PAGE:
Vox has announced a new Home IT Support service for customers that need help with cybersecurity and IT maintenance. The subscription service includes access…
The internet of things (IoT) promises all manner of connected devices, but there are some things that don’t need to be connected to the internet or slapped with a chip.
Yep, for every connected TV, printer, light bulb or refrigerator, there are gadgets or appliances that don’t need to be smart in the first place. Here are a few noteworthy examples.
Smart water pitcher
Because even the simple act of consuming water needs to have the “smart” label attached to it. Yes, the Brita smart water pitcher exists.
According to Engadget, the pitcher is equipped with WiFi and automatically orders more filters from Amazon when the current filter is nearing the end of its life. Who knew that a water container needed smart functionality?
Believe it or not, but you actually get smart bins. And the idea isn’t half bad at first glance.
The concept is that municipal bins are fitted with sensors that communicate the volume of rubbish and other info. This is sent to authorities, who can better plan rubbish collection as a result — saving cash and man hours.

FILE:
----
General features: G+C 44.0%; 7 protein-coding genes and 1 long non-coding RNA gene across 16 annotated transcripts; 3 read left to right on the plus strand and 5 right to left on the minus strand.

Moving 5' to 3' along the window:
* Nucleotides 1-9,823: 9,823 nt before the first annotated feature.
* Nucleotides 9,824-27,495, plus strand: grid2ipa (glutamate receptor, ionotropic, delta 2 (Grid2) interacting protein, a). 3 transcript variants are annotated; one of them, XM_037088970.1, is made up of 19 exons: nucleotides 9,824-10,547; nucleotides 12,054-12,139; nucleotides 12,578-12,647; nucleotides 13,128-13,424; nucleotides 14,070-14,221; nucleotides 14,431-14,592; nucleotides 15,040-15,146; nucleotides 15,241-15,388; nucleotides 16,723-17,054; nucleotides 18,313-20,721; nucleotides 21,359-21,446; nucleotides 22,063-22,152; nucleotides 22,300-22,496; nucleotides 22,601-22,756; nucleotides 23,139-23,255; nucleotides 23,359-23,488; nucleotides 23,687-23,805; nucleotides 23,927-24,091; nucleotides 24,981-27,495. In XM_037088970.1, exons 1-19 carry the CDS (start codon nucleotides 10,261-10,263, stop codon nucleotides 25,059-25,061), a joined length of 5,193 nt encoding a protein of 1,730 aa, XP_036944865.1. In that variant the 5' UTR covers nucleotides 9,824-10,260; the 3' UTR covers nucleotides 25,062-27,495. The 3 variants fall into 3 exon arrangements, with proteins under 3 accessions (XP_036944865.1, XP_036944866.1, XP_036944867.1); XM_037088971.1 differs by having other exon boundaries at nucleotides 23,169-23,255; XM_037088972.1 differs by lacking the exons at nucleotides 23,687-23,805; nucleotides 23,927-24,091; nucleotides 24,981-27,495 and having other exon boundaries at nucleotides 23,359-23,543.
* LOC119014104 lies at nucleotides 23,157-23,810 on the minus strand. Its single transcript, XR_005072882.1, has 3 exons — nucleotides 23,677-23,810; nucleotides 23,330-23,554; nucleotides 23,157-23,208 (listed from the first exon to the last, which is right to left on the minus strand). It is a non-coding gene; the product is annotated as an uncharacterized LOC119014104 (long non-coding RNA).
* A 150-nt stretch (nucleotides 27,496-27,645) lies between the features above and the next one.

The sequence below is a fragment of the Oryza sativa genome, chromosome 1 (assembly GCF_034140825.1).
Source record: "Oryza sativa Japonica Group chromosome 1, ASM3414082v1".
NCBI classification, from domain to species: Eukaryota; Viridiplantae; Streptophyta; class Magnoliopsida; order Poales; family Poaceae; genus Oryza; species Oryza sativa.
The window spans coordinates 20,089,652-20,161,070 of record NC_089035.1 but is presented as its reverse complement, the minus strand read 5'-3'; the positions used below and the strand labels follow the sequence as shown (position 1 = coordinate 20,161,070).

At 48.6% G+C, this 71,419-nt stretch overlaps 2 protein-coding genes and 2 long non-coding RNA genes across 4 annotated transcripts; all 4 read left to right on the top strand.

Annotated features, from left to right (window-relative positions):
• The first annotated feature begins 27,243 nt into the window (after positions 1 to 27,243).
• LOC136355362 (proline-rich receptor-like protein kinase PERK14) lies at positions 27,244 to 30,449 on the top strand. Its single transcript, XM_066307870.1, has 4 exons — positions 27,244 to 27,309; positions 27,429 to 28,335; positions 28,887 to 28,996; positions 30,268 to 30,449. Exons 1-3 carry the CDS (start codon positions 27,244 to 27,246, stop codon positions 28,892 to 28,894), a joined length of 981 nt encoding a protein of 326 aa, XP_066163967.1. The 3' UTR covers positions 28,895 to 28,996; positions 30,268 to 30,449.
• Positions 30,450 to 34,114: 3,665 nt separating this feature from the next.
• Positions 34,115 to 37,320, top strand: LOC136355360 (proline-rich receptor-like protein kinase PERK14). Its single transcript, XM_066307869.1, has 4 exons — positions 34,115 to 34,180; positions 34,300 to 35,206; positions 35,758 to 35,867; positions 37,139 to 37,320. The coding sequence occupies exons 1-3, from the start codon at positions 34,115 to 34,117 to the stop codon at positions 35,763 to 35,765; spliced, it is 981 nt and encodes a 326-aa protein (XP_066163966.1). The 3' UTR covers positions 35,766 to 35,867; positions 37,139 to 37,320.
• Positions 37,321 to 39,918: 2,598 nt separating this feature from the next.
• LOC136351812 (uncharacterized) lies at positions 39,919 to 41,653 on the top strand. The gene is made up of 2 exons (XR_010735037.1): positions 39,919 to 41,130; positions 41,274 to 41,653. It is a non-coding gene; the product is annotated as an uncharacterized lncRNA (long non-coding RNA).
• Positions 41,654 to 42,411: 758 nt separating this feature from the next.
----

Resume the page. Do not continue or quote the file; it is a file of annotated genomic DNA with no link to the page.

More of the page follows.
That’s the theory, but let’s be honest, leaving rubbish in a bin tends to be a health hazard. Who cares if the rubbish is only a quarter full when there’s old decaying food and waste in there?
We’ve seen several of these revealed in the last year or so, with MWC 2016 playing host to one of these launches as well.
Why would you need a smart toothbrush though? Why, to give you whiter teeth, of course. Or, that’s the first thing I thought of.
In any event, some smart brushes claim to track your brushing habits, telling you when you’ve neglected certain areas, if you’re brushing too hard or urging you to brush for longer. Or you could just get all those areas, go softer and brush longer with a conventional toothbrush.
Another brush enters the fray in the form of a smart hairbrush, with Withings and Kerestase having one of the more prominent efforts.
The idea is that the smart hairbrush has an array of sensors to measure brushing habits (such as pressure used, patterns etc) as well as delivering a hair quality rating. The latter doesn’t sound so bad, but I wonder whether straight and curly hair will see different scores, as frizziness is used as one of the parameters…
Otherwise, this is yet another battery-powered gadget that’ll be fighting for your wall-plug. Alongside the smart toothbrush.
Smart wine and whiskey bottles
Do we really need internet-connected wine and whiskey bottles? Apparently so, with both of these options out in the wild.
Then there’s the Johnnie Walker Blue Label smart bottle, which can “detect both the sealed and opened state of each bottle” thanks to an NFC chip under the label. In other words, if you can’t see the whiskey level yourself, this is one lazy solution to checking if someone has been in your stash.
“The tags and the sensor information they contain will allow Diageo to send personalised communications to consumers who read the tags with their smartphones,” the creator adds. That means that you’ll be getting spam as well.
This article has been brought to you by HP.